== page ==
by Tanya Steel, Epicurious
Hearty Chicken Vegetable SoupThe Center for Disease Control and Prevention is reporting this season's flu outbreak is the most widespread and severe in a decade, with 29 states reporting high activity and 41 states reporting outbreaks. While the number one way to prevent contracting the flu is to get the flu shot, followed by constantly washing your hands with warm soapy water, there are some foods that will help strengthen your immune system, thus decreasing the chances of getting sick and reducing the severity of the symptoms if you do come down with the flu.
Vitamin C-Rich Foods: This vitamin strengthens disease-fighting cells, so load up on berries, citrus, sweet potatoes, and melons. Chile peppers like jalapenos and serranos are also vitamin C powerhouses and have the added benefit of clearing your sinuses. This Thai Shrimp Soup with Lemon and Jalapenos is a veritable bowlful of vitamin C.
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Pro-and-Pre Biotic Foods: We've long heard how important live active cultures are in providing defense against harmful bacteria, and thus have become a nation of yogurt and kefir eaters. Probiotic bacteria is also found in fermented foods like miso and kimchi. What we've heard less about are prebiotic items, which stimulate the growth of beneficial bacteria, including bananas, onions, garlic, and asparagus. A delicious way to get your pro-and-prebiotic foods is to make your own yogurt and throw in some sliced bananas.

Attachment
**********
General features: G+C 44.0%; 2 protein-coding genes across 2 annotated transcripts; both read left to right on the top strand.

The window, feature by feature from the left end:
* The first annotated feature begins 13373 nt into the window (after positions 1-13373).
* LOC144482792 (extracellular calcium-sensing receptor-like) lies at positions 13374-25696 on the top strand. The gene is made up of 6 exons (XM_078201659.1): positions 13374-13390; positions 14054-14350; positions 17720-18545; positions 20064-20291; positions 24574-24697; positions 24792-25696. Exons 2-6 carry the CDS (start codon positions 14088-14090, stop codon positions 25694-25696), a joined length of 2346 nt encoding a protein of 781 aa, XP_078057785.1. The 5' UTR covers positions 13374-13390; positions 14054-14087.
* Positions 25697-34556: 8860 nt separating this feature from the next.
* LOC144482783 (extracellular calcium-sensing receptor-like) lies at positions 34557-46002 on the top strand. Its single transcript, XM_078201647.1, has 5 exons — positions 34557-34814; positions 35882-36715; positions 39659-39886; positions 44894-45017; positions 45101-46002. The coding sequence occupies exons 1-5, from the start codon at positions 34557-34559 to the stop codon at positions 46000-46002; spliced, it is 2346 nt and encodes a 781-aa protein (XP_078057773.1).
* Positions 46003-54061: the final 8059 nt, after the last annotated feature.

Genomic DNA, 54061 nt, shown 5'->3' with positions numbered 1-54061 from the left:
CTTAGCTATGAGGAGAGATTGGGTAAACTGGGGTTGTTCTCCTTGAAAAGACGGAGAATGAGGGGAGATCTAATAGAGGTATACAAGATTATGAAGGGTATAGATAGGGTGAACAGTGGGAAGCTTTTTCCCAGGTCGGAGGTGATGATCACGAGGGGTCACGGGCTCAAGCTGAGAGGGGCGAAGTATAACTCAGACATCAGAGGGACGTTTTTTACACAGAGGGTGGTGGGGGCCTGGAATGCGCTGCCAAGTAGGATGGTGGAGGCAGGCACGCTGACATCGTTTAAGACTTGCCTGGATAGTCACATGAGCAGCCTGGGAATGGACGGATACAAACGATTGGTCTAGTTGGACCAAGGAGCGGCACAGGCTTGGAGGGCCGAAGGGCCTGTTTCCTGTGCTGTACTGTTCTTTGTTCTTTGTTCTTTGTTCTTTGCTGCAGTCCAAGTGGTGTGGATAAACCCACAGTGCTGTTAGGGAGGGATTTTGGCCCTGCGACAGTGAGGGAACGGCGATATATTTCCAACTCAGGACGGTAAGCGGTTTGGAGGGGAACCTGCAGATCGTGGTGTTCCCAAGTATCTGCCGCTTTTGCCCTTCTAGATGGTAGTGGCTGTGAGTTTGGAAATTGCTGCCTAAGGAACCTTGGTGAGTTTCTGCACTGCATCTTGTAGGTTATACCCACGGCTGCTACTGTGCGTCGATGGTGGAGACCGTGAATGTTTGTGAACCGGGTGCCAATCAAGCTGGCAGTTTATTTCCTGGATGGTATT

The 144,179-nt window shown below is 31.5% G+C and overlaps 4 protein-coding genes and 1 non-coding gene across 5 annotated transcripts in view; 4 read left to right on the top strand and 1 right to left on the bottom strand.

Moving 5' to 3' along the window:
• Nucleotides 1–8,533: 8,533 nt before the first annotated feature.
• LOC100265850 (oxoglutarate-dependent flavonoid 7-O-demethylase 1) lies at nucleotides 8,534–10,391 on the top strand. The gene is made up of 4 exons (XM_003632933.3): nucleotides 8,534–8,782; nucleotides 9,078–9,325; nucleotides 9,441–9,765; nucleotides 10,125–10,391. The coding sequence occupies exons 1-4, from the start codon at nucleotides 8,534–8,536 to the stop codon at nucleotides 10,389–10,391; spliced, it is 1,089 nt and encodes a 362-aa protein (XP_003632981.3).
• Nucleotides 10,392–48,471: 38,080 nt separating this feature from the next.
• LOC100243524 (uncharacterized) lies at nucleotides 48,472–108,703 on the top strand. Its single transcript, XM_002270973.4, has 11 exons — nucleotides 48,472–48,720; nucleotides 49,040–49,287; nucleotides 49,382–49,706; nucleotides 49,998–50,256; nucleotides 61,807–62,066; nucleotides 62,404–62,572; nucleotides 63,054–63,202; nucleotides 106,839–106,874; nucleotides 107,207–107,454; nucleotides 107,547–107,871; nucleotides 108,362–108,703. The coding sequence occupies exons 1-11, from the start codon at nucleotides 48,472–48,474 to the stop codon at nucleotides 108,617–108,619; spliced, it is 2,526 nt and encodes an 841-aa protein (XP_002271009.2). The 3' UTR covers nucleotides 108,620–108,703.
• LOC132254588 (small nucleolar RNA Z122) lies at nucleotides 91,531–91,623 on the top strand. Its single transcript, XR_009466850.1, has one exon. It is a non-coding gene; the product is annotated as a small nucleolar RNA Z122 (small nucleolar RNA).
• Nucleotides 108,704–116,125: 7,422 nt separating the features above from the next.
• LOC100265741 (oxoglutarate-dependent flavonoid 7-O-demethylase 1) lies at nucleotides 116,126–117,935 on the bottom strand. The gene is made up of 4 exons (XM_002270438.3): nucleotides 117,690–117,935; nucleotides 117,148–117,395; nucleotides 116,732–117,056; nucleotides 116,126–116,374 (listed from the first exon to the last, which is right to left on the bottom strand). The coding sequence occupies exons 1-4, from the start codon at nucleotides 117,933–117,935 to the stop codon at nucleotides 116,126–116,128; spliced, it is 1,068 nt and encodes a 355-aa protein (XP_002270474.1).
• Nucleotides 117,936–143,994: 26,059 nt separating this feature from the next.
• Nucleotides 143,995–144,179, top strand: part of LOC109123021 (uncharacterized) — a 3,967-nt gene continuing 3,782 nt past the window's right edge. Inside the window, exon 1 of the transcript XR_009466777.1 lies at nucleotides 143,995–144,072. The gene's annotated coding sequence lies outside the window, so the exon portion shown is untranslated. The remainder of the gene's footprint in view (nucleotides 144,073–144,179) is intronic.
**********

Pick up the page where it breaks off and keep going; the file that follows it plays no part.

Vitamin D-Rich Foods: Most of us don't get enough vitamin D in our diet, and studies have shown that people deficient in D are more susceptible to the flu, so start by upping dairy. Oily fishes, like salmon, tuna, and sardines are very high in Vitamin D and rich in those good-for-you Omega 3s. Marcella Hazan's Baked Sockeye Salmon with Bell Peppers and Capers is practically a flu shot in delicious edible form.
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Green Tea: High in catechins, which provide anti-viral resistance, green tea is considered by doctors in both the East and West to be a wonder ingredient. Have a few cups a day or have it in a Green Tea Soy Broth or, yum, green tea ice cream.
Chicken Soup: Yes, your grandma was right, chicken soup is good for just about anything, from soul to cells. This penicillin in a bowl actually helps thin and reduce mucus. Make a big batch of Hearty Chicken Vegetable Soup and freeze some for another night.
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by Tanya Steel, Epicurious
SUPPER CLUB PICK
My after-school snack was a sacred ritual. I sat on the carpet in my parents' bedroom at a low table, the television turned to "I Dream of Jeannie," and ate a peanut butter and honey sandwich cut into neat squares. I wasn't fussy about crusts. I just loved the sticky pairing of creamy peanut butter with syrupy golden sweetness drizzled from a honey bear in diagonals across the soft white bread. Nothing else--save for maybe apples and peanut butter in a pinch--could have made for as sweet an